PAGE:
Wednesday, 11 December 2013

Nuffield Day 16 -20 by 2020 - Foundation for Arable Research Site

Today turned out to be one of the most interesting an informative days of the trip so far.  I met up with Rob Craigie, from FAR at Innovation Place just south of Christchurch.  We set off in the drizzle to a field where the trials for New Zealand’s 20 by 20 project are being conducted.
The field is dry land, although there is the ability to water if required and reasonably well bodied silt clay loam following two years of clover.  The trial site has three drilling dates, February, March and April. Which would equate to August onwards, back n the UK.
The trials were very in depth examining how the crop, the main cultivar being Wakanui, develops from the different seed drilling dates, populations and how they are managed.  The results will be very interesting indeed.
The very early drilled crops were very forward and kept growing through the winter which allowed them to put on far too much biomass.  
As a result many of the tillers died back and new tillers had to sprout out from the base of the plant making them weak and vulnerable to lodging.  Some of this was managed in the trial by cutting and removing the biomass, and in the main field area sheep were used to reduce over all biomass.  This could have a detrimental effect on the yield but it could be better than having the crop lodge.

One of the main trials is looking at higher nitrogen and fungicide use.  This trial is applying an extra 100Kg of nitrogen to the crop and increasing the fungicide program.  Some of the plants were very thick and there was some lodging; which made the plant growth regulator trials also fascinating.  Chlormequat and Moddus mixes were being used at different timings giving some very interesting physical differences in plant height.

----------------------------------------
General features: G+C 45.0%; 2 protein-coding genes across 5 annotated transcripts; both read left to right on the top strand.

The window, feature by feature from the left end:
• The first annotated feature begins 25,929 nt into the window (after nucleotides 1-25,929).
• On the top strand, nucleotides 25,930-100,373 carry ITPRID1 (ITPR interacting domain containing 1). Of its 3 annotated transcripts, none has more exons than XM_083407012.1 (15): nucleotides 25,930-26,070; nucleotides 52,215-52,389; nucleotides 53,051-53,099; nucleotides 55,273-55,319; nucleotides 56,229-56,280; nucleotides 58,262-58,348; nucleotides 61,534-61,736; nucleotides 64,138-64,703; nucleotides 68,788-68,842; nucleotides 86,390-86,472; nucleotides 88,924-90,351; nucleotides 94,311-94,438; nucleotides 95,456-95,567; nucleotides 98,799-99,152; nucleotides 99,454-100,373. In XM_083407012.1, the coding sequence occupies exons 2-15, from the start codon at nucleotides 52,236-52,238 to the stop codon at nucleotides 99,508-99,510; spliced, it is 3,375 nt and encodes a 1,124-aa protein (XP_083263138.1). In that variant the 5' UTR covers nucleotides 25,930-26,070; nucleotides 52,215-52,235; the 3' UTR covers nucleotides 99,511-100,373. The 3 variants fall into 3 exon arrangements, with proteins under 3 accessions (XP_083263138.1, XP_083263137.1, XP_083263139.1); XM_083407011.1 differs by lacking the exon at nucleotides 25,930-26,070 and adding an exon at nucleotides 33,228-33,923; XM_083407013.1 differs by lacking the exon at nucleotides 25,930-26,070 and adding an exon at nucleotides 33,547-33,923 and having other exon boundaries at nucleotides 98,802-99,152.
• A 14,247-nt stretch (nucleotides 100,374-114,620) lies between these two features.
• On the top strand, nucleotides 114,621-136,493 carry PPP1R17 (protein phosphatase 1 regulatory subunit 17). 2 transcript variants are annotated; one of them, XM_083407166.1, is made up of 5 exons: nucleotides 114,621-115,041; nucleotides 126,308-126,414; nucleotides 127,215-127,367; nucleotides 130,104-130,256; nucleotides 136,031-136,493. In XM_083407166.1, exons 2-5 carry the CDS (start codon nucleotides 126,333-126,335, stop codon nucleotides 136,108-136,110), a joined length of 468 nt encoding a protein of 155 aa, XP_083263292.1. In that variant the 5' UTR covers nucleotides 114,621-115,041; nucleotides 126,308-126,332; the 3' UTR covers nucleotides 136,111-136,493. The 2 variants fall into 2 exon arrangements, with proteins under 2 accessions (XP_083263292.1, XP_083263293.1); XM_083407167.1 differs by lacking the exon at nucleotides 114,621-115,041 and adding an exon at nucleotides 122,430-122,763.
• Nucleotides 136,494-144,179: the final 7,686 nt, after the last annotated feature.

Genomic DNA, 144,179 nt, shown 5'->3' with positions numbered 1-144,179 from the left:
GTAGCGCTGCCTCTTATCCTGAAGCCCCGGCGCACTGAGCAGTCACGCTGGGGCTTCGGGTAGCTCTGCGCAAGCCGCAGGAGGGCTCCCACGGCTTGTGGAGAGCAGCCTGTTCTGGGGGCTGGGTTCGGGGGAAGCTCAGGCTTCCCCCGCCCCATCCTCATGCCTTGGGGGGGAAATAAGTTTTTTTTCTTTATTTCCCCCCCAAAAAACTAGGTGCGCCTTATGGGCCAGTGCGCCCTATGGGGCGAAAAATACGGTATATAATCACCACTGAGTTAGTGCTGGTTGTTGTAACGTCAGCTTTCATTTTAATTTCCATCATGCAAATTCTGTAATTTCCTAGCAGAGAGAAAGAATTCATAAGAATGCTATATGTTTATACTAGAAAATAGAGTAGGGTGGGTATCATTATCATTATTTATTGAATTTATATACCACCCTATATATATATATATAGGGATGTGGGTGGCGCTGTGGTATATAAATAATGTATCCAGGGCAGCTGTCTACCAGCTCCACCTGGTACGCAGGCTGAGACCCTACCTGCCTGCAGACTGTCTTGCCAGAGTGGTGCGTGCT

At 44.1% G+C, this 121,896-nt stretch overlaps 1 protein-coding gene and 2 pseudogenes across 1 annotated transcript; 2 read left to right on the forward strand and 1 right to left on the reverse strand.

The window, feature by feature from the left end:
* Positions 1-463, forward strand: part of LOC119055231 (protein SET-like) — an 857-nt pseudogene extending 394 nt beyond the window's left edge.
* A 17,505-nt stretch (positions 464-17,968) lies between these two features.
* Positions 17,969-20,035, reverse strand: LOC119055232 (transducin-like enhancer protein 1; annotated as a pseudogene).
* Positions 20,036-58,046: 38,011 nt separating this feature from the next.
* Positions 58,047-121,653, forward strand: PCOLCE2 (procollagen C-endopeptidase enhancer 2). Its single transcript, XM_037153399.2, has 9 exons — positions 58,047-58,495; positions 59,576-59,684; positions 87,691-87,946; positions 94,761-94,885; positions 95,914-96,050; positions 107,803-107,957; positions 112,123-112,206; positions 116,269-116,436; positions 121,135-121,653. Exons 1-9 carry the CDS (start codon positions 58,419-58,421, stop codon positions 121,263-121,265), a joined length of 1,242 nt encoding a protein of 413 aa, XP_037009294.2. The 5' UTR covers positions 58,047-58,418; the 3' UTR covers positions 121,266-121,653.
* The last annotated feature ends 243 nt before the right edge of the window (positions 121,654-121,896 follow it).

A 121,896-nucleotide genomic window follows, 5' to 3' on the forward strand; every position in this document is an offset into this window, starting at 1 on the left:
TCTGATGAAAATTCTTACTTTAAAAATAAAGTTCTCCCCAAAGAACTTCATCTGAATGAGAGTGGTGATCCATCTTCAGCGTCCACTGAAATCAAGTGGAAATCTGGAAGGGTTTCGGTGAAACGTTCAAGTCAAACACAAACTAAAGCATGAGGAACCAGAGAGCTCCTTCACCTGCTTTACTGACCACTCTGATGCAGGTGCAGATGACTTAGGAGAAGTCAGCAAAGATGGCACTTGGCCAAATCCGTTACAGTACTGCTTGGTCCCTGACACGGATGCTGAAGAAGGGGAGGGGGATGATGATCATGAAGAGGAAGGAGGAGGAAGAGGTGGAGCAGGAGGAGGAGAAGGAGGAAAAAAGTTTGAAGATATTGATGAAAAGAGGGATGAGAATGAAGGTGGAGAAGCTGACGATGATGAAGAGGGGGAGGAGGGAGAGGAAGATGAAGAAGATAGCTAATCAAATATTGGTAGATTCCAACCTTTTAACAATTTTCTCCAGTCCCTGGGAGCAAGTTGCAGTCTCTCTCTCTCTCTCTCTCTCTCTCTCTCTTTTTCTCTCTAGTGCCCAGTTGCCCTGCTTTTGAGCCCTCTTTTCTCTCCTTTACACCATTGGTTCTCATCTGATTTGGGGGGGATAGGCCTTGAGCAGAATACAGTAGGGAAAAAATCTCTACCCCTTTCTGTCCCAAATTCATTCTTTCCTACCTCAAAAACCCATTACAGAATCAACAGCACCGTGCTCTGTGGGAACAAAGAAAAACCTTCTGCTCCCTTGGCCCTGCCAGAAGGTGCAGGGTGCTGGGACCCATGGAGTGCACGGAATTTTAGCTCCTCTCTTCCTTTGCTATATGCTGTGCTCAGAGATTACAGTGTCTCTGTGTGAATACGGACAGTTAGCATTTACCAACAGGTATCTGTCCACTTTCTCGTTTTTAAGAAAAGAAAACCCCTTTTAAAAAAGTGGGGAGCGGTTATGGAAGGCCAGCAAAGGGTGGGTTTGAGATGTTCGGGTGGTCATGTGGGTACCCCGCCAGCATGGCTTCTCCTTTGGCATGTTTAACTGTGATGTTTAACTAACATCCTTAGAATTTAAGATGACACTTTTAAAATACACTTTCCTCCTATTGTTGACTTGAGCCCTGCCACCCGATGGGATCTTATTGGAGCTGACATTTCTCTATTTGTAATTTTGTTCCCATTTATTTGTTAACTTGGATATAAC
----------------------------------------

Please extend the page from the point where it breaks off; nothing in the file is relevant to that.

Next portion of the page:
The fungicide trials were also showing some signs that epoxyconazole was not as effective against septoria as it used to be.  Samples will be sent to the UK to check for resistance but the disease could take the shine off many of the plots final yields.  The photo above shows an untreated plot that has sen almost stripped of any green leaf.  Bearing mind 45% of the yield comes form the flag (top) leaf this doesn't look good.  A huge thanks to the FAR team and especially Rob Craigie for showing me around the trial site today.  I look forward to hearing about the results after harvest sometime around February.

I left Rob and headed on to meet Richard Green, and family, the director of Nuffield New Zealand who was my host overnight.  During the conversation Richard suggested that I meet up with two other top arable producers over the next couple of days as I make my way south.  The diary certainly is filling up rapidly now!

1 comment:

Mark said...

I once grew wheat sown on 20th August , it went flat an didn't yield , Amistar on at Christmas